I'm a green
gardener. I'm loathe to use toxic chemicals in my yard. However, there are certain situations when only toxic will do. Like, for example, when I recently had to kill a tree
. Read on if you're in the same boat and would like some tips. Oh, and be sure to check out my photo gallery, too!
The Camphor Laurel: An Invasive Pest
First up: a bit about the tree in question. The offending plant was a camphor laurel tree (cinnamomum camphora
), a native of East Asia that has become an invasive pest here in the US and in other countries, like Australia
. Yes, this plant is the source of stinky camphor oil, which is found in products like Vicks® cold remedies
In my backyard, the camphor is a big pain-in-the-butt-plant. My nemesis. My arch-enemy. It self-sows everywhere
. I must have pulled hundreds
of tiny seedlings by hand since learning (the hard way) to be more vigilant. Hand weeding camphor seedlings is a nuisance, but it sure beats trying to eradicate them once they become established.
The camphor has an unusual root system
that makes it hard to dig
out once seedlings have grown larger than about one foot in height. Camphor saplings have one main root shaped a bit like a carrot that burrows deep, deep down into the soil. Removing them without chemicals involves a lot of backbreaking digging, usually accompanied by much cursing. (As I say, I learned the hard way
to be more vigilant!)
Not sure if you've got a camphor tree? They're easy to identify
. Camphors grow fast and they grow tall (50-100 feet). They are evergreens with small, glossy green leaves. Crush the leaves, or fell a tree, and you will smell the unmistakable odor of camphor. Not sure? There are tons of photos of this plant available online
Yes, camphors are pretty and make good shade trees. But so do hundreds of other trees and larger shrubs
. If you have one, take my advice and kill it, then replace it with something more environmentally friendly.
Interesting to note: wood-turners may be interested in your felled camphor tree. Apparently, it's a good wood for carving
How to Kill A Camphor Laurel (or Any Pesky Weed Tree)
So you want to kill a tree? Herbicides are necessary for the job.
Any weed tree, once cut down, will just re-sprout from the stump. This is especially true of an invasive species like camphor, which regenerate with a vengeance after being cut or pruned. Please: don't waste your time and energy trying to trim them!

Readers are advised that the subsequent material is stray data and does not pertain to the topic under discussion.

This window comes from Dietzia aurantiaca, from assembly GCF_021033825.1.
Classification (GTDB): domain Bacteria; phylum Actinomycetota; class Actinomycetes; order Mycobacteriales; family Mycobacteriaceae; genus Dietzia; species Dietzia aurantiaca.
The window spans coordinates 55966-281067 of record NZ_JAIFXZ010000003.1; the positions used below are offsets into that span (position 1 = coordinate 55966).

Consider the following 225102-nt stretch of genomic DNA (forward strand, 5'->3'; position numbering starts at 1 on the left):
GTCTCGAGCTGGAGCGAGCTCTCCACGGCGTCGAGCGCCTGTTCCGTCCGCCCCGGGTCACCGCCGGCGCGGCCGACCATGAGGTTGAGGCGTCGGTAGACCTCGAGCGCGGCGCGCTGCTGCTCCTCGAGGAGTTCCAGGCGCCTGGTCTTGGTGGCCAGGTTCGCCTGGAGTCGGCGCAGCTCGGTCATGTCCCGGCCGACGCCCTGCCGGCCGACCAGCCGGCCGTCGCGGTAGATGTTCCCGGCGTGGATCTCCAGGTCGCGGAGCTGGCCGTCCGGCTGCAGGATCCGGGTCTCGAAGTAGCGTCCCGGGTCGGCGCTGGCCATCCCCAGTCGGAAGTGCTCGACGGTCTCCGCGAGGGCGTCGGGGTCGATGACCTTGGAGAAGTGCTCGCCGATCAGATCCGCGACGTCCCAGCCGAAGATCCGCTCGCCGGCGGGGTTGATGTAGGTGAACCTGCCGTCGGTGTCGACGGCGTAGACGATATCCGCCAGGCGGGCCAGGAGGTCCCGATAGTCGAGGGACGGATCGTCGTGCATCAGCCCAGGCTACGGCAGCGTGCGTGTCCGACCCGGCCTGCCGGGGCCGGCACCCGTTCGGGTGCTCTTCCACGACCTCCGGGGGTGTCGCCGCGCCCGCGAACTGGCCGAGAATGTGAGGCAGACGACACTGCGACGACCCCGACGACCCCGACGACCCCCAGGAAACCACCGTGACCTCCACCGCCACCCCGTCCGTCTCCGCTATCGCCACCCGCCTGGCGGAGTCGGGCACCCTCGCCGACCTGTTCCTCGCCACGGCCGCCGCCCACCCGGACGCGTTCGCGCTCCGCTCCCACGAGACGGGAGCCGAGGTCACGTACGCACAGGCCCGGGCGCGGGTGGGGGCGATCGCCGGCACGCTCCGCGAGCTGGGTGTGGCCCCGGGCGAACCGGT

Step 1: cut-stump application: the best method for most homeowners
How big has your weed tree become? Is it near or far from any buildings? If it is still smallish -- with a trunk only around 10 cm diameter -- and far from your house
, you can spray the entire plant with a herbicide
without cutting it down first. This is known as foliar application
Or you can try basal bark application
, in which the herbicide is applied to the base of the trunk. Either way, the dying tree can be left standing, to break down slowly over time.
If the tree is larger, or if it is anywhere near your home or within view of the street, you'll likely want to cut it down first, then kill the root
system by painting the freshly cut stump with herbicide. This method, called cut-stump application
, is the one that I used. Just remember: herbicides must
be applied to a freshly cut surface.
If, like me, you're trying to be a green gardener, you'll also prefer the latter method -- applying herbicide directly to the cut stump
-- because it's easier to restrict what the chemical touches and kills.
Step 2: pick a poison: glyphosate vs. triclopyr
Two herbicides are commonly used to kill unwanted trees: glyphosate and triclopyr.
is the best known herbicide out there, sold under the ubiquitous brand name Roundup®
. Glyphosate is nonsystemic, meaning it kills whatever it touches. It's popular for that reason, and also because it becomes inactive fairly rapidly in the soil
, so the affected area can be replanted within only a day or so.
Your other option for killing trees is triclopyr
, commonly sold under the brand name Garlon®
. Triclopyr is a systemic herbicide that kills broadleaf trees and shrubs, and is particularly effective against waxy-type trees like camphor.
Again, we come back to the question of green gardening
. Which is friendlier to the environment
: glyphosate or triclopyr? Well, that's up for debate, and depends quite a bit on how you use your chosen product. Yes, it's true that glyphosate is nonsystemic, whereas triclopyr kills only broadleaf plants -- leaving grasses
, for instance, unaffected.
On the other hand, if you apply glyphosate with care -- painting it directly onto specific surfaces or spraying it very carefully -- you won't do much harm to surrounding plants. Another plus: glyphosate becomes inactive and breaks down fairly quickly. That said, it's hardly environmentally friendly to use any
type of herbicide, and the perception (and marketing)
of glyphosate as a more or less environmentally responsible herbicide is hotly opposed by environmentalists